Once the fruitcake is gone and the champagne bottle is empty, couples wanting out of their marriages tend to look to January as a prime time to figure out how to get a divorce.
“Buckle your seat belts, January is a bumpy ride,” said Cindy Diggs, of Holmes Diggs Eames & Sadler, a Houston law firm that concentrates on divorce and family law. “It’s going to be a busy month.”
Lawyers call it “divorce month” because of an uptick in inquiries and filings following the holidays, but one state lawmaker wants to make it harder for married couples to call it quits.
Conservative Republican Rep. Matt Krause, R-Fort Worth, said he wants to strengthen families and reinforce the sanctity of marriage by eliminating no-fault divorces, which now allow couples to split amicably with neither legally alleging blame.
“I don’t know if we don’t take our vows as seriously as we used to, but I think getting rid of the no-fault divorce piece of this may make folks concentrate on this a little harder before they enter into that relationship, or stick it out to where they can restore that relationship and the tough times in marriage,” he said.
Krause, who has been married for 14 years, said he wants modern culture to better value the importance of family to ensure a healthy society, and he added that stable families will result in better outcomes for children.
Under a bill he plans to push in the 2017 legislative session, the state would strike “insupportability” as grounds for divorce. A couple who wants to dissolve their marriage peacefully will have to live separately for three years before filing for divorce. Those opposed to waiting would have to accuse their partners of cruelty or adultery, or allege their partner abandoned them after a year living apart. Other grounds include conviction of a felony or confinement in a mental hospital.
“That’s a terrible idea,” Diggs said.
‘Forcing the fight’
Doing away with no-fault divorces will enrich divorce lawyers because clients will pay more in fees to come up with reasons to legally justify splitting from their spouse, she said.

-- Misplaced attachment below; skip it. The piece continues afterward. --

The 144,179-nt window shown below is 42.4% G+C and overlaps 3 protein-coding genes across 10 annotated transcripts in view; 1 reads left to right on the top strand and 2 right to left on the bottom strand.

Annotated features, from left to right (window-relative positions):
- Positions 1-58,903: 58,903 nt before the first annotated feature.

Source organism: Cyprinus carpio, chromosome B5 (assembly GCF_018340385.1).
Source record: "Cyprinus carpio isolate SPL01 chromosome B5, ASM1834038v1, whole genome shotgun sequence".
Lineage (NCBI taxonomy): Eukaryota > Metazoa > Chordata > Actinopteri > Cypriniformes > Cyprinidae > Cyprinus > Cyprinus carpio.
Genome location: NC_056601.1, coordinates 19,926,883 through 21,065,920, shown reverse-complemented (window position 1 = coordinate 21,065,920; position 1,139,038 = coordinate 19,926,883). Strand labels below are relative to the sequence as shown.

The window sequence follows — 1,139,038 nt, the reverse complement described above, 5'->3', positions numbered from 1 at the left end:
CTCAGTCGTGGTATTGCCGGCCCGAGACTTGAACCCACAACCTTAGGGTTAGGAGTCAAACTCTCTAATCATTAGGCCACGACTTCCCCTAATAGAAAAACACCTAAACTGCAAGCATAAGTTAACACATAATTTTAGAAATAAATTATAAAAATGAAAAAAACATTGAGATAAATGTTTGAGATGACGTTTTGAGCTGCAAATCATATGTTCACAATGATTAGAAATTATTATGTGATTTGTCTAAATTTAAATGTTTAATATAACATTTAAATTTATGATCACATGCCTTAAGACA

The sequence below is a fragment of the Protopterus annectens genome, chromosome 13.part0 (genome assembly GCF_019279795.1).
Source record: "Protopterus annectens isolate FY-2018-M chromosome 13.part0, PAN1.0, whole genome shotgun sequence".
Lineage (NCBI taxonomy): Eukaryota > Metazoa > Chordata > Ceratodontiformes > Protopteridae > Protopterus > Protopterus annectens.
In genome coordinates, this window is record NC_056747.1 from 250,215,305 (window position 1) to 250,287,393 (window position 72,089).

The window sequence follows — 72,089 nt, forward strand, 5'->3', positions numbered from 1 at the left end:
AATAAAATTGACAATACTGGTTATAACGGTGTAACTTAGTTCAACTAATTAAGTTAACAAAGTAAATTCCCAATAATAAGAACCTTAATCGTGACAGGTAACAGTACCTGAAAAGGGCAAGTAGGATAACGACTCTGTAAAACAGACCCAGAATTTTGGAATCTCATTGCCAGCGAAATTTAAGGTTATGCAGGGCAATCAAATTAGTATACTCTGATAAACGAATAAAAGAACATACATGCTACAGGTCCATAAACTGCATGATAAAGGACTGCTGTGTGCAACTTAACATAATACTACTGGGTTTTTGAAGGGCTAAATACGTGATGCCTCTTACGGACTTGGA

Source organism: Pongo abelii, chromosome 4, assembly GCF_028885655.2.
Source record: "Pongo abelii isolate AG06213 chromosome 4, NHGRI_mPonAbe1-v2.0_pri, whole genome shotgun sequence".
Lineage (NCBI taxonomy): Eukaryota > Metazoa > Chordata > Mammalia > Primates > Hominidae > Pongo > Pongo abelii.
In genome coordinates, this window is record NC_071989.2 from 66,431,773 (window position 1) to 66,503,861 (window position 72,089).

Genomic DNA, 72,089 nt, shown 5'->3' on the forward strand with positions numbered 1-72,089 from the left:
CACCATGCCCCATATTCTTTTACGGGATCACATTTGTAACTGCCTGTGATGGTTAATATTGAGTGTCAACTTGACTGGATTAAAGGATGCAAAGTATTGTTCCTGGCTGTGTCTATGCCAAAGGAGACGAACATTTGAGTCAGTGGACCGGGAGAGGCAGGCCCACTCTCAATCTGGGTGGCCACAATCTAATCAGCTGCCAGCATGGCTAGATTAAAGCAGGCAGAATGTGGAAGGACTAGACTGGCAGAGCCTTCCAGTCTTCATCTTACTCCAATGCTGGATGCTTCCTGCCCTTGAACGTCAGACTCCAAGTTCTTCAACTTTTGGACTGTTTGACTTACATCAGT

“He’s forcing the fight,” she said of Krause’s bill. “Even as a divorce lawyer, I don’t think that’s right. I think you should make divorce easier for those who want it because those who want it are still going to go and file and get it. It’s just going to cost them more and cause their families and their children more strife.”
Divorce rates are on a steady decline across the country and falling faster in Texas. The national divorce rate was 3.2 divorces per 1,000 people in 2014, the latest year for which data are available, according to the U.S. Centers for Disease Control. That’s down from the 4 divorces per 1,000 rate in 2001.
Texas began the millennium at the same rate but has dropped to 2.6 divorces per 1,000 people as of 2014, according to the Texas Department of State Health Services. The state recorded 177,230 marriages and 71,988 divorces that year. The state does not maintain figures on how many were no-fault divorces.
Seen as long shot
States began adopting no-fault divorce laws in 1970, beginning in California with a law signed by then-Gov. Ronald Reagan, himself a divorcé. By the mid-1980s, all but New York had signed no-fault divorces into law. New York became the last to allow couples to divorce by mutual consent in 2010.
Texas law allows couples to choose a no-fault divorce if they use “insupportability” as grounds for dissolving a union, assuming the “marriage has become insupportable because of discord or conflict of personalities that destroys the legitimate end of the marital relationship and prevents any reasonable expectation of reconciliation.”
Krause’s plan to strike that option from state law is a long shot, said Steve Bresnen, a lobbyist for the Texas Family Law Foundation, which represents lawyers who concentrate on divorce, child custody and child support cases.
“We don’t want to go back to the old days,” Bresnen said. “People need to have the tools to order their own affairs and not have excessive state involvement. … To me, it is inviting the state and the workings of government, the judiciary especially, into people’s lives where the government should have a limited role.”
Krause proposed the bill in the 2015 legislative session, supported by pastors and Concerned Women for America, a national conservative advocacy group that seeks to weave biblical principles into public policy, both of which argue children in single-parent households are more likely to struggle than their peers.
‘Makes things worse’
The bill won a narrow 4-3 bipartisan approval in a legislative committee but failed to reach the floor.
“We are not a church; we are a government,” said Rep. Debbie Riddle, R-Tomball, during a hearing days before voting against the bill. “When people get married, they get married. They’re adults. … That is really getting in the middle, and I’m not so sure it fixes things. I think, if anything, it makes things worse.”
Krause rejects the suggestion that forcing couples to wait out a divorce infringes on their personal freedom.
“They still have every right, whether they’re going to get into that union or not,” Krause said. “But once they do, I don’t think it’s bad for the state to say, ‘Hey, if you’re doing this and you’re entering into this union, let’s make sure you’re very serious about it,’ knowing the societal benefits that can happen when there’s a happy married couple and knowing the societal concern that we see as a consequence when there’s a proliferation of divorces.”